BY KAREN REMPEL | My first memory of Elton John’s music is listening to “The Bitch Is Back” at my Aunty Lynne’s house in Penticton, BC. I was playing with my sister Kim and cousins Denise and Sherry, while my aunt and Uncle Dwayne were enjoying a few beers, listening to Elton John on a sunny summer afternoon in 1974. We kids were giggling like crazy because it had the bad word “bitch”! Then my dad came over, and was he mad! He insisted that my aunt stop playing this nasty song right away. Ah, the power of music.
This single from Elton’s 1974 album “Caribou” was his sixth to reach number one in Canada. Meanwhile some New York radio stations wouldn’t play it. They were on the same page as my dad.
While the lyrics of this song were not Elton’s most profound, it’s a catchy tune with a great opening line: “I was justified when I was 5. Raising Cain, I spit in your eye!” Yeah!! The idea came from Elton’s longtime songwriting partner Bernie Taupin’s wife, who said, “The bitch is back,” when Elton was in a bad mood. He owned the truth of it, saying, “It is kind of my theme song.”
To celebrate graduating from high school, after prom night partying, my best friend Esther’s older boyfriend Dave took a group of us in his Chrysler New Yorker (Yes, really! He bought it with his own money — earned at Tisol Pet Foods — but the police always pulled him over, thinking it was stolen) to a beach in Delta, BC, to watch the sunrise. He played “Funeral for a Friend/Love Lies Bleeding” from Sir Elton’s brilliant album, “Goodbye Yellow Brick Road.” It was a sobering moment with the wind echoing through the depths of space. Suddenly we were faced with the future of adulthood.
My favorite Elton happy song is “Bennie and the Jets.” That thumping combination of bass and piano makes my head move like a chicken every time. On the sad side, “Goodbye Yellow Brick Road” always twangs my heart and makes me break into my most heartfelt falsetto. (We just analyzed the latter in a songwriting class I’m taking at Gotham Writers, with the amazingly talented, prolific Jody Gray — both Elton’s version and the remarkable Sara Bareilles arrangement.)
I saw him live for the first time on the Farewell Yellow Brick Road tour, pre-pandemic, November 9, 2018, at Madison Square Garden (44 years after his legendary performance there with his friend John Lennon joining him on stage for what proved to be Lennon’s final concert performance.) What a show! Elton was on fire with nonstop songs that played the soundtrack to my life, beginning with “Bennie” and ending with “Goodbye Yellow Brick Road,” with “Funeral” and “The Bitch Is Back” in between. We were so jazzed, afterwards my friend Nikki and I had too many Brandy Alexanders at the hotel bar across the street. Never again with the cream drinks!
Continuing post-pandemic, Elton John’s Farewell Tour (2018-2023) became the highest-grossing concert tour of all time. (But we’ll see if Taylor Swift beats that record.) This June 25, Elton John played his final U.K. performance at the Glastonbury Festival, followed by his final Farewell Tour concert in July 8 in Stockholm. The world is going to be little less shiny now that Elton has hung up his electric boots.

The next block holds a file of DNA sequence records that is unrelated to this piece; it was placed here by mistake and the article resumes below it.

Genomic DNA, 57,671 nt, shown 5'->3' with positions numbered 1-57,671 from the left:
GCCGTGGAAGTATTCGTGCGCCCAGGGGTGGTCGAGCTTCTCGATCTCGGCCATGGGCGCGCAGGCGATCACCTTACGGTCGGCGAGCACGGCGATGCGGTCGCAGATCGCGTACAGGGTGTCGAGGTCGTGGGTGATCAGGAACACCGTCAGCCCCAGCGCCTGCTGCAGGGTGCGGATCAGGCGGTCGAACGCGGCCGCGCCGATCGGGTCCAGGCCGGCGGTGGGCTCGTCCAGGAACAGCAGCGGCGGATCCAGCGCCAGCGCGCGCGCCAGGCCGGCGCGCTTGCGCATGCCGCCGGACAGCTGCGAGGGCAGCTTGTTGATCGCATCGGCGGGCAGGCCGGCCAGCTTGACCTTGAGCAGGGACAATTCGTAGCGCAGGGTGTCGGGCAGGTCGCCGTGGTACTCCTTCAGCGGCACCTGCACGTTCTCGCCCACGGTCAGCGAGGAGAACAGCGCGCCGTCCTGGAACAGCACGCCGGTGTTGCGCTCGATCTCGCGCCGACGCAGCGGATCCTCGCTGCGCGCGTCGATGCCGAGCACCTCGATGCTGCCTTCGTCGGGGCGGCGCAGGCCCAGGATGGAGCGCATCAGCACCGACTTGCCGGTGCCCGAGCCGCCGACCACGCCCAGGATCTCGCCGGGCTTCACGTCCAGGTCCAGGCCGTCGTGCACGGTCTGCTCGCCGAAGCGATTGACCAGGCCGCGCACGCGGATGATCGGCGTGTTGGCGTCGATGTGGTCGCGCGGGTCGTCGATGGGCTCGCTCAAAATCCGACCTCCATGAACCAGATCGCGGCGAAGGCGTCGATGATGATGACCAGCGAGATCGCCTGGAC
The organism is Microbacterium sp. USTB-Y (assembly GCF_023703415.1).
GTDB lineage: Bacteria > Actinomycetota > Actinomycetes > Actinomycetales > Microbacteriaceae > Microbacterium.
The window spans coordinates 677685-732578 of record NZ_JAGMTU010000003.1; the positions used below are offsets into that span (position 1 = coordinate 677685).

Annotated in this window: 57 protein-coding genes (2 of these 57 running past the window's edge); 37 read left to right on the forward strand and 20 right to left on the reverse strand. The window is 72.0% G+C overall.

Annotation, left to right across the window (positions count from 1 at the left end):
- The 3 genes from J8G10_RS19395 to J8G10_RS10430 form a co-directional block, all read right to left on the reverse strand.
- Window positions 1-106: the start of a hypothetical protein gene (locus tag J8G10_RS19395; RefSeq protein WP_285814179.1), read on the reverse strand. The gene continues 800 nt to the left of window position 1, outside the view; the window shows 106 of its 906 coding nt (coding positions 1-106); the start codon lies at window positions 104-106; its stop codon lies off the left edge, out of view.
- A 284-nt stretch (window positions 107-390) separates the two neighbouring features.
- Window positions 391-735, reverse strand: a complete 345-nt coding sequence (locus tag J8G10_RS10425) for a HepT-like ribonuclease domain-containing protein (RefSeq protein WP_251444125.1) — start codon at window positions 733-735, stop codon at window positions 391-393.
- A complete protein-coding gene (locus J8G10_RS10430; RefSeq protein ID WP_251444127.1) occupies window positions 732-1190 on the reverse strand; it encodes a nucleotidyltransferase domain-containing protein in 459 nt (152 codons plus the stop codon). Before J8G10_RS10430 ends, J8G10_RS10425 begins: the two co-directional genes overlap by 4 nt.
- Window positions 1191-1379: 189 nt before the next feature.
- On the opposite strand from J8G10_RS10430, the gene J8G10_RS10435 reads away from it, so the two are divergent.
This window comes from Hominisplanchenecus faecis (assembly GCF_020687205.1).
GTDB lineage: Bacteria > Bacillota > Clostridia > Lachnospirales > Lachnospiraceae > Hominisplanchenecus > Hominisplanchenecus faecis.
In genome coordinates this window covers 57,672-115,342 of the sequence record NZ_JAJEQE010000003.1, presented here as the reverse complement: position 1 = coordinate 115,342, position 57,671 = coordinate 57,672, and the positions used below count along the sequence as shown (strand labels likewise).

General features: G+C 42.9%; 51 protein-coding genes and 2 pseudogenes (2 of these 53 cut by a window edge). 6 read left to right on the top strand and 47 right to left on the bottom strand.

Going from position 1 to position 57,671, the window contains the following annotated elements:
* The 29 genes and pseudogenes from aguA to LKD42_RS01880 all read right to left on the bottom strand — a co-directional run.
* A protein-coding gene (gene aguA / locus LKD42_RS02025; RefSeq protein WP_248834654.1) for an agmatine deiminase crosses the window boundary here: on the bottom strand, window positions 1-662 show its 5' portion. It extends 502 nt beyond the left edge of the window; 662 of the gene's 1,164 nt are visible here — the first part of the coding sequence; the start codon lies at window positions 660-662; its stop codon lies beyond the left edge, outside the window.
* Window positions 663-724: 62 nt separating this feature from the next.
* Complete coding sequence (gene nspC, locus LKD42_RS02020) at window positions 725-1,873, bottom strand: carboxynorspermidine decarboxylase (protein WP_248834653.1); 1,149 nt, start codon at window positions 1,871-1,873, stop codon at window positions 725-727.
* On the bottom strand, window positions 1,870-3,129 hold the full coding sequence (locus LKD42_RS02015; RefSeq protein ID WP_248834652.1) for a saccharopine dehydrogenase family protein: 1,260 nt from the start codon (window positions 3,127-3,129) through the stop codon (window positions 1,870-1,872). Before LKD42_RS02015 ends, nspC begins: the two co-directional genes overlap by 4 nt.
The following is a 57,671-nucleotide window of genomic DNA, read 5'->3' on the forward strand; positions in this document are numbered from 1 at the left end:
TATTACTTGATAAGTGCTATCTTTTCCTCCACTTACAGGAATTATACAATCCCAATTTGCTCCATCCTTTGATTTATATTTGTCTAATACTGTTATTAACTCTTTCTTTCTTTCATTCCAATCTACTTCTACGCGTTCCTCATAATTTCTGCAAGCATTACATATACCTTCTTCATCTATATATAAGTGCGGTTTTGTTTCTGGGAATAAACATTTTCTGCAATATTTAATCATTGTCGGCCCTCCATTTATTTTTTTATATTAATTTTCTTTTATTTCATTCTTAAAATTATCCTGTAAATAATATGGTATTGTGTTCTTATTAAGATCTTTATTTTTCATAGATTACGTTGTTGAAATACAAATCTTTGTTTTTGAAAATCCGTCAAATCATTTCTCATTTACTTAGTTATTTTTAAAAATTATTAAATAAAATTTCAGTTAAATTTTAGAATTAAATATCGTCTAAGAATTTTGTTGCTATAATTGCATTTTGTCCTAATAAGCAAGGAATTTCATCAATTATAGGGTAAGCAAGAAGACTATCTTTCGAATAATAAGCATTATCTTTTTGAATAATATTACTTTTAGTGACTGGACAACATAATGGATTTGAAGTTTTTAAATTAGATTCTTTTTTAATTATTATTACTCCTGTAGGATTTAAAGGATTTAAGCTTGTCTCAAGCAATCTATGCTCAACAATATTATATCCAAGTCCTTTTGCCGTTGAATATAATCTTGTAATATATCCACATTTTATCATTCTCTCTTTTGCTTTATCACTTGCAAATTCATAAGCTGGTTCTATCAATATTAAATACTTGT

If we are lucky, some of us might get to see him do “the odd show,” perhaps even in New York some day.
My friend Betsy, a forward-thinking author and fashionista in favor of thrifting (I’m also a big fan, as you know) and making fabrics from mushrooms, saw a pair of boots at our local Crossroads Trading that called out to her. But they didn’t call “Betsy,” they murmured “Karen”!
She sent me a pic, and I had to have them. Size? 8. Check. Price? $40. Check! Minutes later, the boots and Betsy were at my door, and I was slipping into a slice of heaven that could have been made for Elton John. Perfect fit. Perfect comfort. Perfect height at 6 inches!!
So I decided to have my own Bennie and the Jets moment for this column, at the Fillmore East, reputedly the first NYC venue that Elton John ever played, on November 20-21, 1970, according to RR Auction. The story is recounted on Ultimate Classic Rock. By some miracle, you can listen to a soundboard recording of the full concert, with a very young Elton on vocals and piano, and his inspiration and mentor Leon Russell playing guitar on the sixth and final song of his set, followed by Russell’s headlining show.
But what to wear with the boots to pay homage to a long-gone venue and a favorite performer who had just left the stage forever? How could I honor the wackiest glam rocker with one of the longest careers and biggest song catalogues of all time? Not to mention the biggest glasses collection!
So I headed back over to Crossroads Trading on W. 13th Street and found this amazing sequined and feathered number. Total Elton circa Seventies and Eighties and, well, his whole career, really!
This was a good choice! I always know it’s a stellar outfit when other passersby take pictures as we’re doing the shoot. This happened as I posed in front of the Fillmore East’s commemorative plaque at 105 Second Ave. Afterward, I was trying to get a cab on Third Avenue and a number of photographers started taking pictures.
A cab pulled up. “Get me away from these paparazzi!” I cried. We both laughed as the driver whisked me away.
I’ve shared a few of my memories connected to Elton John’s astounding repertoire of songs from 31 studio albums to date. What’s your favorite song or memory? Please share!
- Turquoise blue sequined performance leotard with feathered skirt. Crossroads Trading, 47 W. 13th St.
- Current Mood sky-blue platform boots with clouds, sun, moon, stars and flowers. Crossroads Trading.
- Black felt 1960s-style hat by The Hat Box, Union Made, with black leather bow. Honeymoon Antiques, 208 E. Sixth St.
- Sparkly rhinestone sunglasses. Gift from a friend.